In the age of IP-driven, franchise-connected films, few other filmmakers exist, as does Wes Anderson. Sure, his stylized way of storytelling has its fans. I’m one of them. His work has also attracted his detractors. Recently, Anderson was quoted as saying he’d delete any fan retelling of his works because he’d rather not see how the audience interprets him. That’s the beauty inherent in cinema: the opportunity to tell a unique story and to subjectively connect with an audience. Anderson’s latest, the wondrously fun Asteroid City, finds its heart and soul in the arid lands of the fictionalized locale of Asteroid City.

I’ve long been impressed by Anderson’s ability to tell uniquely human stories blended with dry, sometimes gallows humor. Sure, not all of his movies hit the same strides. The director relies on a solid troupe while bringing in fresh faces, mixing his antics with the humanity he wishes to explore, including Jason Schwartzman, Scarlett Johansson, Jeffrey Wright, Tilda Swinton, Adrien Brody, Liev Schreiber, and Tony Revolori. Joining them are Tom Hanks, Bryan Cranston, Edward Norton, Stephen Park, Rupert Friend, Steve Carrell, Matt Dillon, Margot Robbie, Hong Chau, Jake Ryan, and Jeff Goldblum. This is a dream cast, each anchored by Cranston as the host, Norton as Conrad Earp, the playwright, and Schwartzman as Augie Steenbeck.

In Asteroid City’s case, Anderson’s script, based on a story by Anderson and Roman Coppola, tells the story of a stage play, opening, and closing as a hosted segment on television, framing the events as we would see them on television, or ironically at the movies. Working with cinematographer Robert Yeoman, Coppola uses his framing differently than previous entries in his oeuvre, to significant effect. Gone are the emotionally driven framing devices, replicating the time the story is set in set against his stylized way of filming the play’s acts.

The framing device is vital to understanding the emotional subtext the actors bring to their roles and the story. Augie’s son, Woodrow (Jake Ryan), has been awarded a high honor at the Junior Stargazer convention. In tow are Woodrow’s three daughters when their car breaks down. A hilarious repair scene with the family station wagon up on a lift results in the family not being able to move their journey forward. Stuck in Asteroid City, Woodrow calls on his father-in-law, Stanley (Hanks). The less said about their relationship in this review, the better – but the revelations and their impact on the characters is the primary reason to seek Asteroid City out in the theater.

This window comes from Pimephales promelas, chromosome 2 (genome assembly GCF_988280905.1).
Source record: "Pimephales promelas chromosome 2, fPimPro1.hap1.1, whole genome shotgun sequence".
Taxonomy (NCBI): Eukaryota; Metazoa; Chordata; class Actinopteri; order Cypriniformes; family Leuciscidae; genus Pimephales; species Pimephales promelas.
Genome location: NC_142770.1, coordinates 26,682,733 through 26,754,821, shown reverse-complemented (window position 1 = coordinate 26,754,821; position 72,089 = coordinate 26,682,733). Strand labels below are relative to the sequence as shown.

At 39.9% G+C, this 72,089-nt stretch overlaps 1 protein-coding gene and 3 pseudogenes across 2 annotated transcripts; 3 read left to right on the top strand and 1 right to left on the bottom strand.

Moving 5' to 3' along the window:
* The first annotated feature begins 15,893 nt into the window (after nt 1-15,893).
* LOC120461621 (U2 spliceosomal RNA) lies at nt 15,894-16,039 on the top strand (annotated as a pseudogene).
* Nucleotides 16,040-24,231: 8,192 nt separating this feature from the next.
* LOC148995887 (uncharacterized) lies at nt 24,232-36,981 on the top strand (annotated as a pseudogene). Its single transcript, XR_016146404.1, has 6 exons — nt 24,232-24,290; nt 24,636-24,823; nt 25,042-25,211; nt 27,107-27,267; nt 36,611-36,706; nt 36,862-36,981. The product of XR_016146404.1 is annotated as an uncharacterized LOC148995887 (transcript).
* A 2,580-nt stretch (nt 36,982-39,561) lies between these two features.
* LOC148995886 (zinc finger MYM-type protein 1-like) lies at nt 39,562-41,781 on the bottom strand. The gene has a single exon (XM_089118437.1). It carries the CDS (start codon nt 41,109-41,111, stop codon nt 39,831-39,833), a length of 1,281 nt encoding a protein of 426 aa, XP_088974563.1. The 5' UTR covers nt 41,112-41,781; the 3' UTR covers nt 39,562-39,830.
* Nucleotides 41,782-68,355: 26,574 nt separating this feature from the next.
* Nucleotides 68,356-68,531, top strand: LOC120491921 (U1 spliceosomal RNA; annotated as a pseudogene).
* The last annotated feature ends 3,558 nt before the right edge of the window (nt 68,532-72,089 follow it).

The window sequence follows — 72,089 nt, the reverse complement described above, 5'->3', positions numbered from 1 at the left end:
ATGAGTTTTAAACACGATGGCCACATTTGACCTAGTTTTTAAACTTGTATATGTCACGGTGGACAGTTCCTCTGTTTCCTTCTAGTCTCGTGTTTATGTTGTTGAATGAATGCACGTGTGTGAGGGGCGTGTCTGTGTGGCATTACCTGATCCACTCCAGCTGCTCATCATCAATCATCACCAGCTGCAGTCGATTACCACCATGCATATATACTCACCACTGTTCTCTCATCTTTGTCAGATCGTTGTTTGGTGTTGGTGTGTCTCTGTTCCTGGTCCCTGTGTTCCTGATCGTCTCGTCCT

That’s Anderson’s hook. You might watch the trailer and say, “This isn’t worth seeing on the big screen.” I’m here to tell you that a lot of heart and a wide swath of emotion is buried in the desert, making Asteroid City worthwhile.

As other conventioneers descend upon Asteroid City, Augie, and Woodrow must come to terms with themselves. Both are introverted, but for differing reasons; their exploration of what makes them tick and how they handle their truths drives Asteroid City. Scarlett Johansson is sublime as Midge Campbell, an actress who at first catches Augie taking her photo in a diner, as Johansson gives her best impression of Marilyn Monroe.

At its base, Asteroid City is a study of isolation and loneliness and how we, as humans, come to terms with those aspects.

For those caught off guard by The French Dispatch, Asteroid City is a return to Anderson’s unique form and a welcome one at that. It is often indulgent and firmly structured, and if you’re not a fan, this won’t bring you into his fold. For those who accept the type of storytelling he aims to accomplish, remembering that film is a subjective art form, Asteroid City is just the ticket.


Asteroid City

Directed by Wes Anderson

Screenplay by Wes Anderson

Story by Wes Anderson and Roman Coppola

Starring Jason Schwartzman, Scarlett Johansson, Tom Hanks, Jeffrey Wright, Tilda Swinton, Bryan Cranston, Edward Norton, Adrien Brody, Jake Ryan



PG-13, 105 mins, Focus Features